Most probably the standard office will survive this turmoil, but will it be the same with the open office?
The way offices look will transform as this becomes part of company culture and its external presentation. Colours, furniture, light, relaxing areas – everything is affected. Architects have a clear vision, like Amber Wernick, an associate at Clive Wilkinson Architects:
“The open office is dead. We really see that being one of the biggest changes to come out of this pandemic and the way people are going to feel coming back into the workplace after working from home for over a year.”
Her colleague Caroline Morris says:
“We strongly believe that the one-size-fits-all office cannot exist in the future of work, with even stronger reasons now than there were pre-pandemic.”
They are proposing the 12 building blocks of the new workspace. They see it as a way to enhance new ways of working in the post-COVID-19 workspace.
Google is designing “Team Pods.” instead of rows of desks. In a NYTimes article it is described in the following way:
“Each pod is a blank canvas: Chairs, desks, whiteboards and storage units on casters can be wheeled into various arrangements, and in some cases rearranged in a matter of hours.”
They are also introducing new meeting rooms called Campfire, “where in-person attendees sit in a circle interspersed with impossible-to-ignore, large vertical displays. The displays show the faces of people dialing in by videoconference so virtual participants are on the same footing as those physically present.”
In the home office you can turn off disturbances (well it should be possible), but in the open office, there is no chance for that. You can’t remove the team that is talking about the new task or remove people who are on teleconferences and forget about the level of their speech or let’s call it what it is – noise. Of course, there are “quiet open offices”, but I haven’t heard about many.
In a study “Workspace satisfaction: The privacy-communication trade-off in open-plan offices” published in the Journal of Environmental Psychology, authors Jungsoo Kim and Richard de Dear sums it up like this:
“Enclosed private offices clearly outperformed open-plan layouts in most aspects of Indoor Environmental Quality, particularly in acoustics, privacy and the proxemics issues. Benefits of enhanced ‘ease of interaction’ were smaller than the penalties of increased noise level and decreased privacy resulting from open-plan office configuration. In the end, open-plan office doesn’t make people more productive or more socially engaged.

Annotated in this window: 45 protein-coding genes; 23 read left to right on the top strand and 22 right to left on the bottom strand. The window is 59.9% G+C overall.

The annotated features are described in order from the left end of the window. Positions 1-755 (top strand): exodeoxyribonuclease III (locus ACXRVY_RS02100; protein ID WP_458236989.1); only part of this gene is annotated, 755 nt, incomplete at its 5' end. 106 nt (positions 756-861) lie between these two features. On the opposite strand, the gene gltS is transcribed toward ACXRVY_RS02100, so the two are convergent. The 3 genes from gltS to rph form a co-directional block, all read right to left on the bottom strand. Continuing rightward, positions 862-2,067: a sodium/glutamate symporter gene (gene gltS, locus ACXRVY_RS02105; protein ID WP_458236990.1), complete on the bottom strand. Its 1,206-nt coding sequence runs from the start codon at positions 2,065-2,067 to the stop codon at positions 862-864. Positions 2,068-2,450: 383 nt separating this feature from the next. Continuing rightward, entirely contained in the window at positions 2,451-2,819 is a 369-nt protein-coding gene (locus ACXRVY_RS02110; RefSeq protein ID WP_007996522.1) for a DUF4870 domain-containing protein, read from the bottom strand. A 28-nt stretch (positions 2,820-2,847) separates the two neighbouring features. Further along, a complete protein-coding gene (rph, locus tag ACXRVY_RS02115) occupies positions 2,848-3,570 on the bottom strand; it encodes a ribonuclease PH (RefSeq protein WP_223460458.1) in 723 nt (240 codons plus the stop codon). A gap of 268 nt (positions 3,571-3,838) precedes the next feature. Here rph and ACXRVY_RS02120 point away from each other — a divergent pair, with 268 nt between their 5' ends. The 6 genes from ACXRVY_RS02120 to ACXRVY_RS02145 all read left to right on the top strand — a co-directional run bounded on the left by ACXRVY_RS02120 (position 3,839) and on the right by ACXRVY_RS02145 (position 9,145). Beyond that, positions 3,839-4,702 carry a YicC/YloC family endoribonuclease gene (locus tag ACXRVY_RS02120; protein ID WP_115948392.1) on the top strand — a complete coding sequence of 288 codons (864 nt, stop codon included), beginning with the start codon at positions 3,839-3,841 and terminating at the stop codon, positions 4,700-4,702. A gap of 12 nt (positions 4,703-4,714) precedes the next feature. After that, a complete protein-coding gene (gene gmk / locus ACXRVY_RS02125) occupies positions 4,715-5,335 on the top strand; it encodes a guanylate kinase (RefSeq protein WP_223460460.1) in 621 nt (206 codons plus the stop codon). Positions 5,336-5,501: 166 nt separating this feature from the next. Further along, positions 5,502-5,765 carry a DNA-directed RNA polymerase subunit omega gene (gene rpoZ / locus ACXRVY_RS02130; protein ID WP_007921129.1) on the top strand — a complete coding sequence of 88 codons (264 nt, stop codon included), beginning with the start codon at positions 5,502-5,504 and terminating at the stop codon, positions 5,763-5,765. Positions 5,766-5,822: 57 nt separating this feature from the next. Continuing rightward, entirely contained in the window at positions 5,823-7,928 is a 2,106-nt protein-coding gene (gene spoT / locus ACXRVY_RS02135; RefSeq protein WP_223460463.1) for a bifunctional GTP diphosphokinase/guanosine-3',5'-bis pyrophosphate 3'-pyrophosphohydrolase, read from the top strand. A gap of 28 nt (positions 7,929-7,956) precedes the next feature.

The greatest killer of creativity is an interruption. It pulls your mind away from what you want to be thinking about. After an interruption, it can take eight minutes for you to return to your previous state of consciousness, and up to twenty minutes to get back into a state of deep focus.
Hearing phone calls, conversations ten meters away from you or even team meetings that can occur in open office spaces distract and annoy people who can’t really concentrate. It is normal to be distracted by other’s voices and putting on headphones with music can help, but will it make you focused? The best would be to work in silence, but this is not possible in an open office (except maybe at 6 in the morning or 8 in the evening).
What comes next…
To overcome this near-future scenario companies should adapt by adding more space per employee which means a change from the open-plan office to a different space plan and adapting to a hybrid work system. This means that in the future there will be no time where all employees (or even all teams) are in the building at the same time. This will create disturbances in the property sector, but also in the employment market as people will choose their employers by new criteria – the ability for remote work and the shape of their offices.